Cleveland Skylift Project Can't Stop Won't Stop (But Has Sort of Stalled)

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KEN BLAZE / SCENE
  • Ken Blaze / Scene
John Stahl, owner and co-founder of the Erie-bobbing software company LeanDog, made a presentation to the Cleveland Planning Commission last week, re-introducing his infamous “Skylift” proposal.

Stahl told Scene last year that he was “fine-tuning” his project, a shoreline cable-car transit pipe dream that emerged a few years back as a one of several wacky hot-button Cleveland development ideas that, at least once, was alleged to be “financially viable.” Stahl told the Planning Commission Friday that he’s invested years of work and hundreds of thousands of dollars in the early conceptual work.

Despite tweaks, the Skylift remains a novelty project that would put ski-lift-style cable cars on the shores of Lake Erie. In its current conception, the route would feature nine stations stretching from Edgewater Park on the west side to the E. 9th Street pier on the east. Stahl said that he envisioned naming rights being a large part of the project’s fundraising and ballparked baseline fares at about $2.50 per ride. According to the PD’s Steve Litt, Stahl is not seeking public subsidies, though he will need “long-term leases from public entities to make the project work.”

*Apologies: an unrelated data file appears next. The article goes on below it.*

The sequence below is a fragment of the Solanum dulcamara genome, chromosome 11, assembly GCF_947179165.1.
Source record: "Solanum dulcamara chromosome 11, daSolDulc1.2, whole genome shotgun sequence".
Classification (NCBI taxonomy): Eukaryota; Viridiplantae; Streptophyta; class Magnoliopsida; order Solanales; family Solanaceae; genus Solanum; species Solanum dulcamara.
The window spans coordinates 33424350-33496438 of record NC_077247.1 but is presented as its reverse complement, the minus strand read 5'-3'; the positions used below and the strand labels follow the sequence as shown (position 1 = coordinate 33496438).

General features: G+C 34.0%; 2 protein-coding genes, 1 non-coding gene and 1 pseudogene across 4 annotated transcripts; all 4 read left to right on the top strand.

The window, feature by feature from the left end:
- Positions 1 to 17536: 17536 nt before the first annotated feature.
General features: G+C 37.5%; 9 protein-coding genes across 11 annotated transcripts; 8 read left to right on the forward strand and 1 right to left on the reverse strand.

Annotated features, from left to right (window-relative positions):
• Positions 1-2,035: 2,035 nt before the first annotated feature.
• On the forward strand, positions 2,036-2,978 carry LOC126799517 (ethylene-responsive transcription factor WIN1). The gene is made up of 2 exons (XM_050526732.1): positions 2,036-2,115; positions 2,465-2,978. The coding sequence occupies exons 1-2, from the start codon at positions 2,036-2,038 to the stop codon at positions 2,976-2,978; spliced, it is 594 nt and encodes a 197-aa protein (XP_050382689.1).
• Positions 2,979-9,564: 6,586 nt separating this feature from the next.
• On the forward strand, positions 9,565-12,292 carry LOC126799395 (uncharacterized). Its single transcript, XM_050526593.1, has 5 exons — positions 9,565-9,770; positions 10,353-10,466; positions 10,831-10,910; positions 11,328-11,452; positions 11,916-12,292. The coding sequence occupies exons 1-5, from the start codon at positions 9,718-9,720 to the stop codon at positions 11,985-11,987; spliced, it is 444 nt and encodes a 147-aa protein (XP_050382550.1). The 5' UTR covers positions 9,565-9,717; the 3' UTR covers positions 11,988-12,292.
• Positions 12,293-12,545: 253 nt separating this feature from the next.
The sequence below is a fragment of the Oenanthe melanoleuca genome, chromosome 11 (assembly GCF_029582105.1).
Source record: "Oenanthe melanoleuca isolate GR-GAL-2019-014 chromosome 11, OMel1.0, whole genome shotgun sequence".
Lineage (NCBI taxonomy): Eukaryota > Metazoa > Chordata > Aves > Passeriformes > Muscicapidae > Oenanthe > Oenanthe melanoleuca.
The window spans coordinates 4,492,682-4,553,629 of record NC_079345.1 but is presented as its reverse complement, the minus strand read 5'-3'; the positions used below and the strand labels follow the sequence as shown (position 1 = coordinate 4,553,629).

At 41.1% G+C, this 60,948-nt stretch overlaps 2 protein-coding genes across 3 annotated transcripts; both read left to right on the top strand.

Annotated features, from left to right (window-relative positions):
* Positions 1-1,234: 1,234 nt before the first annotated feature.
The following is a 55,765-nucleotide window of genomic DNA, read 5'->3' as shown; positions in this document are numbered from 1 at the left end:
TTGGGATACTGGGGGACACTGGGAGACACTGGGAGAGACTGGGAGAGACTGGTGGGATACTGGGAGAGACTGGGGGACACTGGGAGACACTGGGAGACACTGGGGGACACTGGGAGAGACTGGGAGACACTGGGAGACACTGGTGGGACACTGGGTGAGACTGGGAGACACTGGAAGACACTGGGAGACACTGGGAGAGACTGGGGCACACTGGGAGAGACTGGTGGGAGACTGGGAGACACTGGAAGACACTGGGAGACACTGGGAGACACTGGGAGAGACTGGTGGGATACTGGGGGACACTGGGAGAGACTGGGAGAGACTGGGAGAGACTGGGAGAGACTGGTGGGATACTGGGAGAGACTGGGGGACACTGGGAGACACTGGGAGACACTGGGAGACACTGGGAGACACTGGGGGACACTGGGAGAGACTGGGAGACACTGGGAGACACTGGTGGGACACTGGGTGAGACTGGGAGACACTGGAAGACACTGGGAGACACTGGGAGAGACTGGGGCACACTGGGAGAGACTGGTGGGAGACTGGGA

Despite a “polite” response from the planning commission, the project has reached something of an impasse. According to the Plain Dealer’s account of the meeting, Stahl reportedly needs $700,000 for a “feasibility study” — perhaps Stahl ought to commission an additional feasibility study to determine the feasibility of the feasibility study — but can’t secure funding until he gets some form of go-ahead from the city. Mayor Frank Jackson and Planning Director Fred Collier won’t give any sort of green light until they see more details:

“The kind that would be described in Stahl’s feasibility analysis,” wrote Litt.

The response to Stahl’s project has been overwhelmingly negative, if not outright derisive. Many consider the project a stupid and inefficient fantasy. Others are concerned about its year-round appeal. For others, safety is the primary concern. (Stahl has said that the Skylift would be built for Alpine conditions, operable in winds up to 60 mph.)

But in the face of devastating budget and service cuts to RTA, it’s easy to understand why conversations about an enormously expensive, imaginary aerial tram may seem insulting or sad to those who can’t even count on frequent, safe, regular bus service.


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